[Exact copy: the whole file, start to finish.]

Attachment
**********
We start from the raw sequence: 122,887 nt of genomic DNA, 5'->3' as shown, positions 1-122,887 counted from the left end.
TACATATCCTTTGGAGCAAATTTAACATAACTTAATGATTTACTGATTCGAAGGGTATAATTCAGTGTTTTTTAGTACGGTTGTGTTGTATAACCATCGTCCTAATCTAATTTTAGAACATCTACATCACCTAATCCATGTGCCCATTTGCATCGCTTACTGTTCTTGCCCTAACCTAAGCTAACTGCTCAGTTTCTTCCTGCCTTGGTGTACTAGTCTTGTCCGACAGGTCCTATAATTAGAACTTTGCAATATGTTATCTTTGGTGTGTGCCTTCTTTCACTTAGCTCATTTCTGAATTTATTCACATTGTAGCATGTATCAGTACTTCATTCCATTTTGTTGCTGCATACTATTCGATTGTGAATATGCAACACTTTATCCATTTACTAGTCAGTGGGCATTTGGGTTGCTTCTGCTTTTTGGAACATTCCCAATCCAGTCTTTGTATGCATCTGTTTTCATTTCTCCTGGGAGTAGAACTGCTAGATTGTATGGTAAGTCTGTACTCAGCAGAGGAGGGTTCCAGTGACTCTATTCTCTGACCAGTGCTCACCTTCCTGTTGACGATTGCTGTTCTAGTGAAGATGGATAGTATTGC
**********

We start from the raw sequence: 122,887 nt of genomic DNA, 5'->3' as shown, positions 1-122,887 counted from the left end.
TACATATCCTTTGGAGCAAATTTAACATAACTTAATGATTTACTGATTCGAAGGGTATAATTCAGTGTTTTTTAGTACGGTTGTGTTGTATAACCATCGTCCTAATCTAATTTTAGAACATCTACATCACCTAATCCATGTGCCCATTTGCATCGCTTACTGTTCTTGCCCTAACCTAAGCTAACTGCTCAGTTTCTTCCTGCCTTGGTGTACTAGTCTTGTCCGACAGGTCCTATAATTAGAACTTTGCAATATGTTATCTTTGGTGTGTGCCTTCTTTCACTTAGCTCATTTCTGAATTTATTCACATTGTAGCATGTATCAGTACTTCATTCCATTTTGTTGCTGCATACTATTCGATTGTGAATATGCAACACTTTATCCATTTACTAGTCAGTGGGCATTTGGGTTGCTTCTGCTTTTTGGAACATTCCCAATCCAGTCTTTGTATGCATCTGTTTTCATTTCTCCTGGGAGTAGAACTGCTAGATTGTATGGTAAGTCTGTACTCAGCAGAGGAGGGTTCCAGTGACTCTATTCTCTGACCAGTGCTCACCTTCCTGTTGACGATTGCTGTTCTAGTGAAGATGGATAGTATTGC